Giving commercial real estate law a woman's touch

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  • | 12:00 p.m. February 4, 2008
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by Michele Newbern Gillis

Contributing Writer

Brenda Ezell, a commercial real estate attorney with the Edwards Cohen law firm since April 2007, isn’t a newbie to her legal field.

Prior to joining Edwards Cohen, Ezell handled land use and real estate issues for three years with the Office of General Counsel. Before that, she practiced commercial real estate for three and a half years at Rogers Towers.

She also has experience with enforcement work with the Internal Revenue Service for seven years. Before the IRS, she was an Army legal specialist in the Judge Advocate General’s Corps for three years active service and five years in the Army Reserve.

But despite her pedigree, Ezell said she sometimes faces preconceived notions of what a commercial real estate attorney should be, or at least look like, from a predominantly male client base.

“When I did closings, people didn’t think I was the closing attorney. They would think I was a paralegal or just helping the attorney,” said Ezell. “They would sit there waiting for the man to walk in, and I would say with a smile, ‘Sorry, guys. It’s just me.’”

But through hard work and proving herself to her clients, Ezell has found success in her career. She currently represents big box retailers, shopping center developers, commercial lenders, and condominium developers in securing entitlements and purchase and sale agreements.

Ezell, a member of the Commercial Real Estate Women of Jacksonville and the Florida and Jacksonville Bar Associations, says that in the coming years she expects to see more women find similar success in commercial real estate law.

“I think there is a tremendous amount of opportunity for growth and development and for women to be even more involved in commercial real estate,” she said. “I think the new businesses coming in at the ports are going to change the dynamics of commercial real estate. There are a lot of foreigners coming who aren’t invested in the ‘good ol’ boy’ system, and that will change things a lot for commercial real estate women.”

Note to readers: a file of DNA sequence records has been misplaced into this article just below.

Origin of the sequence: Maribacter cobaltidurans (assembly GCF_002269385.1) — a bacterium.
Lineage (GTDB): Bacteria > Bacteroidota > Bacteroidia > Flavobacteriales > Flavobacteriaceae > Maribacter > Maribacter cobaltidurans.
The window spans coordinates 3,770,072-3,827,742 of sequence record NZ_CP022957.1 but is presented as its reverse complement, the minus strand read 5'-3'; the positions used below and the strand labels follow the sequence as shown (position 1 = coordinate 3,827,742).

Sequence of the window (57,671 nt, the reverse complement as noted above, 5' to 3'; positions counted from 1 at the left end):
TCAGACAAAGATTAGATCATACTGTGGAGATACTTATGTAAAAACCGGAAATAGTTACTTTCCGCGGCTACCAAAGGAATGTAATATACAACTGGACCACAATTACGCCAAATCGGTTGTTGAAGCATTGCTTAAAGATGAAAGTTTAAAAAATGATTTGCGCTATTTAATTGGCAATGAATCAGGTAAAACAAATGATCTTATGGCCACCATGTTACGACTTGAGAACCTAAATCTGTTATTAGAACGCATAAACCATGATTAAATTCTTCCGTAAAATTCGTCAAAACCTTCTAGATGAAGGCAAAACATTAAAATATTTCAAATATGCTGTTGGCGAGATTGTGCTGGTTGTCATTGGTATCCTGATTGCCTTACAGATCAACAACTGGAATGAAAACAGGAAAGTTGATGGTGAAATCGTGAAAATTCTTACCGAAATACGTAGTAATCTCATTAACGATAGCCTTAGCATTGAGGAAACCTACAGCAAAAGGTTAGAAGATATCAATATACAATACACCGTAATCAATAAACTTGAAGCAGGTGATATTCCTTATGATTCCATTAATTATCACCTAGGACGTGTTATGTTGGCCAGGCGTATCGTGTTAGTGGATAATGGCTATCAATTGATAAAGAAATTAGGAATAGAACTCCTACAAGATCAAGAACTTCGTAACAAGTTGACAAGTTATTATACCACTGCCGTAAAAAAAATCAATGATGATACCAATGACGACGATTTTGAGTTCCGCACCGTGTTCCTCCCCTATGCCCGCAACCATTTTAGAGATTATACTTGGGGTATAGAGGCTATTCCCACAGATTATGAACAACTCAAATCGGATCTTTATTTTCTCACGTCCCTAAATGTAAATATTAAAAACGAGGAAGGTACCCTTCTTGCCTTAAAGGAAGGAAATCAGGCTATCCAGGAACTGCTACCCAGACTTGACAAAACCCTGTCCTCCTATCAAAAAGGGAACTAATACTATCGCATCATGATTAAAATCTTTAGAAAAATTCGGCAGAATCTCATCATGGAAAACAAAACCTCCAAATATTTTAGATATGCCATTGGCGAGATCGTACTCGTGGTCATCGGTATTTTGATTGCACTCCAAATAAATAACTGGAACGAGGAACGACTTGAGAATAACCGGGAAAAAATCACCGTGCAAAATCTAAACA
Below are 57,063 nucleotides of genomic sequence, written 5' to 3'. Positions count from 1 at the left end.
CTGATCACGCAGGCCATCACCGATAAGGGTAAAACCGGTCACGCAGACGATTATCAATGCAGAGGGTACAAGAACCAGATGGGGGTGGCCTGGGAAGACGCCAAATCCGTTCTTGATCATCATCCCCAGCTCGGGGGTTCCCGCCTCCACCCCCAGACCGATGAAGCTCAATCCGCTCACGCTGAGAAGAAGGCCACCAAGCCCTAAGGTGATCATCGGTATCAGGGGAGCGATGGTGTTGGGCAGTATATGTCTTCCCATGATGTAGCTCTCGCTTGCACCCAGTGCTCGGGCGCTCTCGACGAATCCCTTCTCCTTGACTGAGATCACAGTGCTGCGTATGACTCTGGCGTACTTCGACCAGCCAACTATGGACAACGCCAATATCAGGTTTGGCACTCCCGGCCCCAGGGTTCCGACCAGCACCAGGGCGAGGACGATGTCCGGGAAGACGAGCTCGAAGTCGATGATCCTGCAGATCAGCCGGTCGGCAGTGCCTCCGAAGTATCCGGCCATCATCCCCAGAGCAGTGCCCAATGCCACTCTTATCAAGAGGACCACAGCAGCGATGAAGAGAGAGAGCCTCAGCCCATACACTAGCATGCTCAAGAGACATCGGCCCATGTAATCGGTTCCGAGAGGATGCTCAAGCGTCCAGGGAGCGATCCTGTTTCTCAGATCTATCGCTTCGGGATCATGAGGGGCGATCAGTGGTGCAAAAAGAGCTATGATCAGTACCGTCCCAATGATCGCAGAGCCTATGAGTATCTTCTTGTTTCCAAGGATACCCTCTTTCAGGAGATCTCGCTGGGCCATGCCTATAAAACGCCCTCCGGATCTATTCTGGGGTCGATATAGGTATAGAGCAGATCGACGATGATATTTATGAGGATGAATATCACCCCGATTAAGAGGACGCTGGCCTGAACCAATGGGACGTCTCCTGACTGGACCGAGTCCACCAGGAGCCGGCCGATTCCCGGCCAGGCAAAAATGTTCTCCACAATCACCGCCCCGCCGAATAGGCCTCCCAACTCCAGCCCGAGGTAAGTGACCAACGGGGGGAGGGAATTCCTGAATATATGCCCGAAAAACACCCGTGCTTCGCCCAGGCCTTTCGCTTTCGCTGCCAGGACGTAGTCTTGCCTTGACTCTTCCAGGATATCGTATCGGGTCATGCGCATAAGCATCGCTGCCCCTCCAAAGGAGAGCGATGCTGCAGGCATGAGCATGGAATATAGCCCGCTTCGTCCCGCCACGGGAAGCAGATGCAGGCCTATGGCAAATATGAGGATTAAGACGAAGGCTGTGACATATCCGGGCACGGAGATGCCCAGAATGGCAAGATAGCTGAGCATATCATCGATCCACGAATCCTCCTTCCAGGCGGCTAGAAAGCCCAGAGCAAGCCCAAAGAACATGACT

Ezell, who hails from Detroit and moved to Jacksonville in 1988 to be closer to family, has seen plenty of change already, much of which led her into her chosen career path.

“When I moved to Jacksonville, Phillips Highway didn’t go past Baymeadows Road. It was really undeveloped so it really interested me when I saw things start to grow,” said Ezell.

“Initially, I wanted to help people fight for their rights, but as I started studying and practicing in school, I decided I liked real estate,” she said. “It was just fascinating with the whole constitutionality of your right to own property and do what you want with your property.”

After earning her bachelor’s degree in business administration from Jacksonville University and her law degree from the University of Florida, Ezell entered practice and began to become inspired, particularly from commercial real estate attorneys Joe O’Shields and Bill Scheu at Rogers Towers.

“They were great mentors. Joe gave me cases, and helped me prepare documents and do the closing,” she said. “Personally, he also got me interested in community service. He showed me that as a commercial real estate attorney, you can offer your services to the community and help people.

“Bill taught me about commercial transactions and how to put the big picture together from the time someone is interested in a property all the way through the closing,” Ezell continued.

Ezell said the best advice she’s received is to always make herself available to clients, return calls promptly and treat every client with equal importance, no matter how big the deal is. The last bit of advice has proven important during the slowdown of the last two years.

She said since retail follows rooftops, “I think it will take about two to three years before we are back to full swing.”

Ezell said she will stick to the guidance she received and her habits of commitment and hard work, even if the boom returns.

“I always try to answer my phone on the first ring and not let my secretary be the filter,” she said.

“You build up a trust level so people know they can rely on you and that you are not going to mess anything up.”